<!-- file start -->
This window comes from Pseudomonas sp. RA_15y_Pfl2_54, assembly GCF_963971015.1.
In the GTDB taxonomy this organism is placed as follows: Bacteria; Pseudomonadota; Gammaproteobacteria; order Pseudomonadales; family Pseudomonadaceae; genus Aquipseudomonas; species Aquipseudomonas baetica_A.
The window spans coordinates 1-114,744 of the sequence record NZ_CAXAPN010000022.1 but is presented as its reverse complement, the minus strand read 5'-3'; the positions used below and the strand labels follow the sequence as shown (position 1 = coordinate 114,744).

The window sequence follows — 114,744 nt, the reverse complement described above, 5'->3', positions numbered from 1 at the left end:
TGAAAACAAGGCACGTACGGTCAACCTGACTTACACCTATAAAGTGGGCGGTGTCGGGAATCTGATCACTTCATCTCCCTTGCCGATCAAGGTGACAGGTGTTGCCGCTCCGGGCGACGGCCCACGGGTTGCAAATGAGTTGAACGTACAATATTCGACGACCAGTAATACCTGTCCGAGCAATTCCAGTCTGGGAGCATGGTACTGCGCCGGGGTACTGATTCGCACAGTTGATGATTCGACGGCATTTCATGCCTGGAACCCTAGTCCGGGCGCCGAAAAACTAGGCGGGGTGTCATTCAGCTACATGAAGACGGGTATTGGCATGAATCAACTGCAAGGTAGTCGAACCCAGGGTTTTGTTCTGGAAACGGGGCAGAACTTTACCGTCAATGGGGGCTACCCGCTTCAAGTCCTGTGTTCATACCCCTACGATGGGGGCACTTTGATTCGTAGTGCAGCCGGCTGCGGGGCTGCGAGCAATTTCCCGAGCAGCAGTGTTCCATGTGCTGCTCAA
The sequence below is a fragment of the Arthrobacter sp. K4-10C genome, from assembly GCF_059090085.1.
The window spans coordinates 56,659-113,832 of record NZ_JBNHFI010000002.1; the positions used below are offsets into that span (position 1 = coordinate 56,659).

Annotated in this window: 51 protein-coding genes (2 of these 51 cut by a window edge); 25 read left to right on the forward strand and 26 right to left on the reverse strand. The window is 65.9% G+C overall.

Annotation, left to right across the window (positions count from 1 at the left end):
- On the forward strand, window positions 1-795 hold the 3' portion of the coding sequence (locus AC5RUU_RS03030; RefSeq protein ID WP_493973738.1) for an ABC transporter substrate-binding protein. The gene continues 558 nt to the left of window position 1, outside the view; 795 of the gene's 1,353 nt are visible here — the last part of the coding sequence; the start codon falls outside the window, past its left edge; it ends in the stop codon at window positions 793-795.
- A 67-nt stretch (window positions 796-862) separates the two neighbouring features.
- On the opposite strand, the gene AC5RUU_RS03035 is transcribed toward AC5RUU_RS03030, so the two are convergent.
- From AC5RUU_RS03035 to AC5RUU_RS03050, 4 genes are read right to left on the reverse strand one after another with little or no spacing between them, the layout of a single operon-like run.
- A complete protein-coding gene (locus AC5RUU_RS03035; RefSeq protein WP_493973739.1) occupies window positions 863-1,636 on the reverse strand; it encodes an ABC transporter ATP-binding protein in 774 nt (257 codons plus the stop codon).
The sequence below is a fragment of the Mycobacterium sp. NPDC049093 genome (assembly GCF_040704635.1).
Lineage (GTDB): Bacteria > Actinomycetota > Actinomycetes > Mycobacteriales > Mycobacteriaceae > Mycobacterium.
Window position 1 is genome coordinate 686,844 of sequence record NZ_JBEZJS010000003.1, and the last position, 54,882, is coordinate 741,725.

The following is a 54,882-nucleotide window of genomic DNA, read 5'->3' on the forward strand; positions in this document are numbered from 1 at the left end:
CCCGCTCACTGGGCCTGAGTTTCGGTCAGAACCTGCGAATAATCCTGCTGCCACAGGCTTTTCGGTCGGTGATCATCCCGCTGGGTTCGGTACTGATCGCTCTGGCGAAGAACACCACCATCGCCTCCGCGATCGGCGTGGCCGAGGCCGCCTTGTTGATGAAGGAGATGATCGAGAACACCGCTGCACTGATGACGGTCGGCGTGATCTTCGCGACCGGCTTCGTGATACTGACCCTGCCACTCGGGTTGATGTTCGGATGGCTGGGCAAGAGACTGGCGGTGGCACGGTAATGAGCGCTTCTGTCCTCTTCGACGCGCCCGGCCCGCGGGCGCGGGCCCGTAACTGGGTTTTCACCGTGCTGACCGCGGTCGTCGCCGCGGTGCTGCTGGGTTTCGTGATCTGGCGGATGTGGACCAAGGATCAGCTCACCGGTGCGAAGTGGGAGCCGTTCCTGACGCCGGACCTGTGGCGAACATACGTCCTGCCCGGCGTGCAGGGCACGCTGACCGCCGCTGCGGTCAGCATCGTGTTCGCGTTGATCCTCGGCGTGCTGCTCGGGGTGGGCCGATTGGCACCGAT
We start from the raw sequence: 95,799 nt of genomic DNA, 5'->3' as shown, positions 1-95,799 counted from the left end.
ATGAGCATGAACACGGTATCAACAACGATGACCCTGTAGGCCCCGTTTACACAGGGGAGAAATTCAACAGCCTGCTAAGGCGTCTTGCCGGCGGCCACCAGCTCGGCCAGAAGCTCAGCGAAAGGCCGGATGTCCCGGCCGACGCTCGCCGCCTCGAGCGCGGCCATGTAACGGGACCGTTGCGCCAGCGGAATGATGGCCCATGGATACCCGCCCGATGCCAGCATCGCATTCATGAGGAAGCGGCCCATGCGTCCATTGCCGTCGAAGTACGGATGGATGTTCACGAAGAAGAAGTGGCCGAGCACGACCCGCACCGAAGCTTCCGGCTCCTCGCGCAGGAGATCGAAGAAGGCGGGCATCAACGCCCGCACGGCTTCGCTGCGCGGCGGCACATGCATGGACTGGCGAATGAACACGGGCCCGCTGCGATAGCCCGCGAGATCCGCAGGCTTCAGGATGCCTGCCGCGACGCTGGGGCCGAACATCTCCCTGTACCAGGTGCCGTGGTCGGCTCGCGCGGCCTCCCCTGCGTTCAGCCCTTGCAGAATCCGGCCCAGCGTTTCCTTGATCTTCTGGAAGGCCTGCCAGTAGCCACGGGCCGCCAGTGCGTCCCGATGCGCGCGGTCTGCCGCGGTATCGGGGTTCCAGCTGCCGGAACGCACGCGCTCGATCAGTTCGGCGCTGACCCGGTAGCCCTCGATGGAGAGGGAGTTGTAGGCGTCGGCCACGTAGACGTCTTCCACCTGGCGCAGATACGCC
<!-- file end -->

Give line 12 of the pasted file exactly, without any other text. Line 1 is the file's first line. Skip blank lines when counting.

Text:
- On the opposite strand, the gene AC5RUU_RS03035 is transcribed toward AC5RUU_RS03030, so the two are convergent.